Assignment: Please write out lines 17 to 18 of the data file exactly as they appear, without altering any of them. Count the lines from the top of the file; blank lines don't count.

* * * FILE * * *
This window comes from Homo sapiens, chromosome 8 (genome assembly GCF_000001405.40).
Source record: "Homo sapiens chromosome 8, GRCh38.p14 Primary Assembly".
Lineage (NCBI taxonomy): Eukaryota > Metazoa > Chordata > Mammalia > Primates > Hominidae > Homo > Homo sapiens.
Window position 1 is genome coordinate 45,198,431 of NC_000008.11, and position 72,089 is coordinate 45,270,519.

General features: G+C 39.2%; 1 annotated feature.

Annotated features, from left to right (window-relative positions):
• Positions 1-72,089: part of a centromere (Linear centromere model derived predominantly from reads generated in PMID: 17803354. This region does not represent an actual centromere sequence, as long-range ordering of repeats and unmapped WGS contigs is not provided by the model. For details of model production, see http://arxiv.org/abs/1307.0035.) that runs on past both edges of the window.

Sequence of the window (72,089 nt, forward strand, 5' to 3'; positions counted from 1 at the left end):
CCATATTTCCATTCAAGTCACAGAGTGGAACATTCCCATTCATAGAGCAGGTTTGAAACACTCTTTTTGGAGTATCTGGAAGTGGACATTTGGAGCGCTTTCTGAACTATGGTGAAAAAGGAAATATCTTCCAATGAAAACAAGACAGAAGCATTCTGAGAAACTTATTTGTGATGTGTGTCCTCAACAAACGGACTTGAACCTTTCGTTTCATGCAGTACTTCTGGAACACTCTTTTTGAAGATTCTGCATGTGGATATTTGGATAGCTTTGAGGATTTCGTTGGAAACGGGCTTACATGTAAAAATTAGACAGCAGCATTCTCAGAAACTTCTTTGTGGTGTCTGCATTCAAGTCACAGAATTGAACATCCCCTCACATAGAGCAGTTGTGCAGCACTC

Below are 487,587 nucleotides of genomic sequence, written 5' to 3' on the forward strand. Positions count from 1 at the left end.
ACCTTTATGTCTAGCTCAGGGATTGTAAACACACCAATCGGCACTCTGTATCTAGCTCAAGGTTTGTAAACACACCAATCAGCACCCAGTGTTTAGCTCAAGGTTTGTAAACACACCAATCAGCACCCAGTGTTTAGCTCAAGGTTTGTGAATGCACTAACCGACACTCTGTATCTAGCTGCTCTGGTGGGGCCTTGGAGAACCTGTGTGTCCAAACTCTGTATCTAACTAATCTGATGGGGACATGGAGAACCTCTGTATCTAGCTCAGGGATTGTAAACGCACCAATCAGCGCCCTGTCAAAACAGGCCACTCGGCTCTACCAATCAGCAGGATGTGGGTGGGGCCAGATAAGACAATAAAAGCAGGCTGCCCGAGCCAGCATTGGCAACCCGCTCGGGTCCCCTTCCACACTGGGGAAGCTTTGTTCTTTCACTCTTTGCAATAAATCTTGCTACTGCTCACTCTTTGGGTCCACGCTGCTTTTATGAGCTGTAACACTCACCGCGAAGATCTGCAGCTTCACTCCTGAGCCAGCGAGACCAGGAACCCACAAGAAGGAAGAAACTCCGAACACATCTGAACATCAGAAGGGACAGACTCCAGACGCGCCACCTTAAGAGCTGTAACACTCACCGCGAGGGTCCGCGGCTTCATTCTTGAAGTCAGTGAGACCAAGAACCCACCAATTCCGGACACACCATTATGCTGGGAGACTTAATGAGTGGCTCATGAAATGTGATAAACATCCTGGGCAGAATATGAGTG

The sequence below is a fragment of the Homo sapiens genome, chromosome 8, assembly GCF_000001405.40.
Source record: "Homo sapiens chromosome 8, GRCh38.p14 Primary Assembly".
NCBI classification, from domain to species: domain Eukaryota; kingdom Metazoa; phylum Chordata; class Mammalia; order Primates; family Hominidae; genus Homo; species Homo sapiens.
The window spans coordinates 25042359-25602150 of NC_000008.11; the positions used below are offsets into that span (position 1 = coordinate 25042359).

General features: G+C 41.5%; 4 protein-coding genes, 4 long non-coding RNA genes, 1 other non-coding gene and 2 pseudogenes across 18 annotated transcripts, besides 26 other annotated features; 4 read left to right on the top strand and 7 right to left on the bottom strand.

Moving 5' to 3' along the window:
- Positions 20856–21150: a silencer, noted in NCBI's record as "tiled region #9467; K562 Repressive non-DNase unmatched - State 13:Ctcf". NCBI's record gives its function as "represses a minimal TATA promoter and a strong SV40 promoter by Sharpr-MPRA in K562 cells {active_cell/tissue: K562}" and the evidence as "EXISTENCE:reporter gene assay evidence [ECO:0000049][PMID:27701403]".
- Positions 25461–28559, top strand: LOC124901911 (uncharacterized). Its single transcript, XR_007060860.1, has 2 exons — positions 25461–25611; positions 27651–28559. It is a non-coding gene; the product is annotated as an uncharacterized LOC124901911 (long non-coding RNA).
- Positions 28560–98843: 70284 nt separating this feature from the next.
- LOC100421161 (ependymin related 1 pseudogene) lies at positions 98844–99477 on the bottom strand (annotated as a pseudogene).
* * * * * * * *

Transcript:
Moving 5' to 3' along the window:
- Positions 20856–21150: a silencer, noted in NCBI's record as "tiled region #9467; K562 Repressive non-DNase unmatched - State 13:Ctcf". NCBI's record gives its function as "represses a minimal TATA promoter and a strong SV40 promoter by Sharpr-MPRA in K562 cells {active_cell/tissue: K562}" and the evidence as "EXISTENCE:reporter gene assay evidence [ECO:0000049][PMID:27701403]".